The risk of bias within studies was evaluated for all included studies using the QUADAS-2 tool for quality assessment of diagnostic accuracy studies (Fig. 3, Table 6). The main risk of bias in the included studies was present in the “Patient Selection” domain (13 of 16 studies had high risk of bias), as many of the studies had inappropriate exclusions of patients, for the evaluation of OHCA recognition as a diagnostic test (see Table 5). Furthermore, four studies showed high risk of bias in regards to the “Index Test” domain, which was mainly caused by insufficient reporting of threshold for a positive test (the definition of a “recognised OHCA”). In 14 of 16 studies, the risk of bias assessment showed low risk of bias for the “Reference Standard” domain. The clinical diagnosis of OHCA, which was used as the reference standard, was reported in high quality from cardiac arrest registries or ambulance records in the majority of studies.
This systematic review, describing recognition of OHCA during emergency calls, included 16 observational studies with 6,955 patients in total. Our main findings were a median sensitivity of OHCA recognition of 73.9%. Sensitivity and PPV of OHCA recognition, as well as the incidence of OHCA in the studied populations, varied greatly between the included studies. There were great heterogeneity among studies – especially in the selection of study population and the definition of “recognised OHCA”.
A median sensitivity of 73.9% for recognition of OHCA is high compared to other time-critical conditions such as stroke where recognition rates from 31–66% are reported. [31–33] To obtain a sensitivity of 100%, EMS systems would risk increasing the amount of cases where ambulances are dispatched to patients not in cardiac arrest, also referred to as over-dispatching. The range in sensitivity (14.1–96.9%), in combination with the varying definitions of study population and “recognised OHCA”, questions the comparability of results among the studies included. The variation in PPV, between the studies where it was reported, was also substantial. The PPV is an important performance measure to assess in relation to the sensitivity as it illustrates the amount of over-dispatching in a system. However, a degree of over-dispatching must be accepted for OHCA patients.
The organisation of the EMS may affect the performance of the medical dispatchers. Different dispatch tools are used to assist the medical dispatchers. The most common are the AMPDS/MPDS and the CBD. One study compared the two systems and found no difference in recognition of OHCA. The professional background and training of the medical dispatchers varied greatly. This could potentially affect performance, but no recommendations for professional background or amount of additional training for medical dispatchers exists in international guidelines.[34, 35].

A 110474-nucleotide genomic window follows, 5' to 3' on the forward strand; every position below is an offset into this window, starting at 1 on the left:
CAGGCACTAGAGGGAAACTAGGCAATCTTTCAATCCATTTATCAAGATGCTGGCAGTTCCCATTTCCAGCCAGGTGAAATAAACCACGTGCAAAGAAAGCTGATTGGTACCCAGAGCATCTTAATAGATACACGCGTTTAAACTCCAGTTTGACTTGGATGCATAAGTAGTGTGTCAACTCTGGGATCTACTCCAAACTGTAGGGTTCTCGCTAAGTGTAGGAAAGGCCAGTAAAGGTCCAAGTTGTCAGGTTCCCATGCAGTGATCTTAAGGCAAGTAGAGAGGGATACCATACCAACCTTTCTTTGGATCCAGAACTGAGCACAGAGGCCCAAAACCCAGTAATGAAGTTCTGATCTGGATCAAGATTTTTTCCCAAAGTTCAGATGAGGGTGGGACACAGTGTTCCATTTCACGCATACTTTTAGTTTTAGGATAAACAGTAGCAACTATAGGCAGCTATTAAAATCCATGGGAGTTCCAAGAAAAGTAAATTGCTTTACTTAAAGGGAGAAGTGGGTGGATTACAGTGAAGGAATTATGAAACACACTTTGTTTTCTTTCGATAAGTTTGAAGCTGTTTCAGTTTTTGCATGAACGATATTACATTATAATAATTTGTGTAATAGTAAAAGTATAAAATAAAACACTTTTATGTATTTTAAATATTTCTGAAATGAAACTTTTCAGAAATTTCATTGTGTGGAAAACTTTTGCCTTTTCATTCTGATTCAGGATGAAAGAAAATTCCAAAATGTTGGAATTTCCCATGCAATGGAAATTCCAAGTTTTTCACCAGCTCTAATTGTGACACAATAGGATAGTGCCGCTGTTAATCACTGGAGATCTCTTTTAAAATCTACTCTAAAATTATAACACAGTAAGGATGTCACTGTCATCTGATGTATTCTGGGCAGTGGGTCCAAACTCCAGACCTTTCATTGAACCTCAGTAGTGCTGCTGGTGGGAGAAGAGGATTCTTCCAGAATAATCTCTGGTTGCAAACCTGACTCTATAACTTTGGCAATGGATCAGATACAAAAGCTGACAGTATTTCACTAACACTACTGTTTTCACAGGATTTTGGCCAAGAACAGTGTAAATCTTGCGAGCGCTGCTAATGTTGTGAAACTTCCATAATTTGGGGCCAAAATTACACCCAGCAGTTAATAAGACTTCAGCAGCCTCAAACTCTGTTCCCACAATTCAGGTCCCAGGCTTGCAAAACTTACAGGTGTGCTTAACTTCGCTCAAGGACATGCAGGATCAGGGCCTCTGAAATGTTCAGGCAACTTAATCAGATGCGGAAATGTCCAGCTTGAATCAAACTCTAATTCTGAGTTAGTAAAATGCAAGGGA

Limitations at study and outcome level
The definition of a “recognised OHCA” is essential in studies reporting OHCA recognition during emergency calls. It corresponds to the threshold for a positive test in a diagnostic test accuracy study. The definitions in the included studies often depended on the data source for assessment of recognition, with specific dispatch codes or response types in studies using EMS data, and specific wordings or the provision of dispatcher-assisted CPR in studies evaluating emergency calls. Such definitions cause low risk of bias in individual studies, but impair the comparability across studies. Three studies did not report the specific criteria for a “recognised OHCA”.[25, 29, 30] This hinders the interpretation of results and is discouraged. The validity of dispatch codes as a data source is dependent on the specific design of the EMS system and the dispatch tool, from which the dispatch codes arise, as well as the background and training of the personnel performing the registration. Emergency calls can provide high-quality data, but the validity of emergency calls, as data source is highly dependent on the method for collecting such data. There is a large risk of confirmation bias when retrospectively evaluating the emergency calls, especially regarding the objectivity of the investigator, and whether specific wordings were rigorously pre-specified. The evaluation of emergency calls complies with the risk that dispatch codes are not registered during the very hectic emergency call process. Dispatch codes can provide large amounts of data, compared to emergency call recordings, which is a very time-consuming way of collecting data. Furthermore, the use of dispatch codes as data source makes it possible to collect the amount of false positive cases and report the PPV. One way of obtaining a proxy for PPV when using emergency calls as data source is to evaluate a random sample of calls not classified as OHCA by the dispatcher, and then extrapolate the results to correspond to the total amount of calls, as presented in another study..
The selection of population for a study on OHCA recognition is essential for the generalizability of the results. In the studies included in this review, the predefined exclusion criteria varied greatly, which is expressed clearly in the very different incidence rates across studies ranging from 6.1 to 129.3 OHCAs analysed/100,000/year. It was common among the studies to exclude EMS-witnessed cases, which seems obvious as these were not in cardiac arrest during the emergency call. Some studies also excluded cases where recognition was “not detectable”, for example cases where the caller was not at the site of the patient or the call was interrupted.[7, 21, 28] Such a selection seems relevant, but it includes an extent of subjectivity in evaluating which OHCAs that were “not detectable”, which could affect the final results. Certain studies reported recognition among a very specific study population, which was limited by specific heart rhythm or the use of AEDs.[28–30] Such populations are very narrow, leading to low incidence rates. No studies excluded all cases where bystander CPR was initiated prior to the call. Not excluding all of these cases may lead to selection bias and result in falsely high OHCA recognition, since these cases would be categorised as recognised, even though the dispatcher did not participate in the recognition.
Limitations at review level